Instead of spending the first half of our week in North Carolina visiting my oldest sister and her family, we were mostly stuck indoors with my poor little five year old boy who had a terrible case of the flu. My little buddy Will wanted to play outside and enjoy the fresh air, but he had very little energy and his fever just wouldn’t quit. It was tricky to balance his needs with those of his two siblings who were both healthy and itching for activities. I kept my inner balance (some might call it *sanity*) by running with my buddies every morning before sunrise. Thank goodness for that.
I don’t want to sound like I didn’t enjoy the time with my kids. Trust me, I DID. I loved all the extra cuddling, the creative play we engaged in together, the family meals and the absence of all the hustle and bustle that eats up so much of our days during the school year. It’s just that by the time the week came to a close, I was completely overwhelmed by everyone’s needs and the nonstop demands they were all placing on me. I felt like everyone was needing something from me 5 seconds ago and I couldn’t keep up. I didn’t feel good enough. I didn’t feel like myself. I was emptied of me. And it made me sad.
Sometimes I imagine myself as a cup. When my cup is full, I have so much to give to everyone I love. But when it gets emptied, I feel depleted – I don’t have very much emotional energy, creativity, patience or self awareness. Running helps me refill my cup, fill it up with me. When I am running I can completely connect to the essence of who I am, and fill that cup up so that when I come home I can be there for everyone again. Last week was just a really tough week – we all have weeks like that sometimes. I needed a good long run to refill my cup.
My husband recognizes this in me and though I know it is hard for him, he lovingly gives me the time I need to go out on my own to run. Yesterday he gave me 2 hours. I was so grateful. I left the house and started running right away, right from my front door. Usually I take my time and walk to the trail head, but yesterday I just wanted to get going. I couldn’t wait.
It felt so good to run. So good to let it all out on that trail. To let my legs carry me. They were strong and they were powerful. I was moving faster than I normally do for a long run, but I didn’t care. It felt good, so I took it one mile at a time.
Mile 1: 7:42
Mile 2: 7:32
Mile 3: 7:54
Mile 4: 7:44
Mile 5: 7:40
Mile 6: 7:55
Mile 7: 7:57
I realized at about 2 miles in that I didn’t bring anything with me — no water, no nutrition. No Road ID. The fact that I forgot all of this stuff was just another sign to me of how off-kilter I’d been feeling. How badly I needed this run. I never forget this stuff! I considered turning around to go back for it, but knew that if I went back to the house it would be the end of my run. If the kids saw me they would not want to let me go again. So I just powered through.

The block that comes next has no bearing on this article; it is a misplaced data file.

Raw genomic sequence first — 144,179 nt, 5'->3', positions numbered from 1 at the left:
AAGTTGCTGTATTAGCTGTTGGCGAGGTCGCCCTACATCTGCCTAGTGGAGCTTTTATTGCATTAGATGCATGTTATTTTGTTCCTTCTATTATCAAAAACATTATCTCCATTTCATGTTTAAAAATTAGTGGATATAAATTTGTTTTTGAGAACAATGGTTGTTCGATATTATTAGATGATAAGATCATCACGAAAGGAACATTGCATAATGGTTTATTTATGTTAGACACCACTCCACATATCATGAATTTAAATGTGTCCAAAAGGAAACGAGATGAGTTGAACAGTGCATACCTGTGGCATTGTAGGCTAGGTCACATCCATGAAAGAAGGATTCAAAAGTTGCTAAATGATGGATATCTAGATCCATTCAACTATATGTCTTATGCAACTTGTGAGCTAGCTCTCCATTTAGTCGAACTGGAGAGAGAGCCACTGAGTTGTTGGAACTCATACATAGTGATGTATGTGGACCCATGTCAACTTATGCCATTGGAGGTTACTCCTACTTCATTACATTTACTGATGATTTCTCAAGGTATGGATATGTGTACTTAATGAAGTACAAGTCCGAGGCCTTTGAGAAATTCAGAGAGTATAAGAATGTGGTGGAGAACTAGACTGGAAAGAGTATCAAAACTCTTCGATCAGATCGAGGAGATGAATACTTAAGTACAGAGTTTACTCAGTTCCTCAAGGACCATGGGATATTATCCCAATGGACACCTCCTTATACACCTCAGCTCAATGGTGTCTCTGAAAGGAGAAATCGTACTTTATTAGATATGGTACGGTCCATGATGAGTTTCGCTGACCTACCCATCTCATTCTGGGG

The first seven miles were beautiful and the fast pace felt effortless. The smile was returning to my face. The heaviness in my heart was lifting. My cup was filling.
When I turned around after Mile 7, I was greeted with some pretty strong wind. I pushed harder against it. It felt good to fight.
Mile 8: 8:09
Mile 9: 7:59
Mile 10: 7:42
My lips were getting dry and chapped from the wind and the sun. I could feel the dehydration. I stopped at a water fountain to take a few sips of water. Water has never tasted so good on a run. I honestly could have stayed at that water fountain for an hour, it tasted so good. But I had 4 more miles to run and I had to get home. I would just do my best.
Mile 11: 7:43
Mile 12: 7:58
At the start of the 13th mile, my body started to tell me enough was enough. The wind was fierce and the sun was hot. I was thirsty and my legs were tired. I didn’t want to give up. I kept pushing, kept fighting. These last two miles were all up hill for me, along the twisty paths not far from where I live. I gave it my all and climbed the hills even though I felt like I was moving at the pace of a snail.
Mile 13: 8:22
Mile 14: 8:59
I finished the run with an average pace of 7:57/mile – feeling STRONG, even though the last two miles were my slowest.
Sometimes a “strong finish” has nothing to do with how fast you are going, but with the fact that you were relentless in your pursuit of your dream. That you didn’t give up when the going got TOUGH. That is how I want to define myself. As someone who doesn’t quit.
I walked in the door feeling like ME again. Feeling strong and clear headed. My cup was full again. And I have running to thank for that.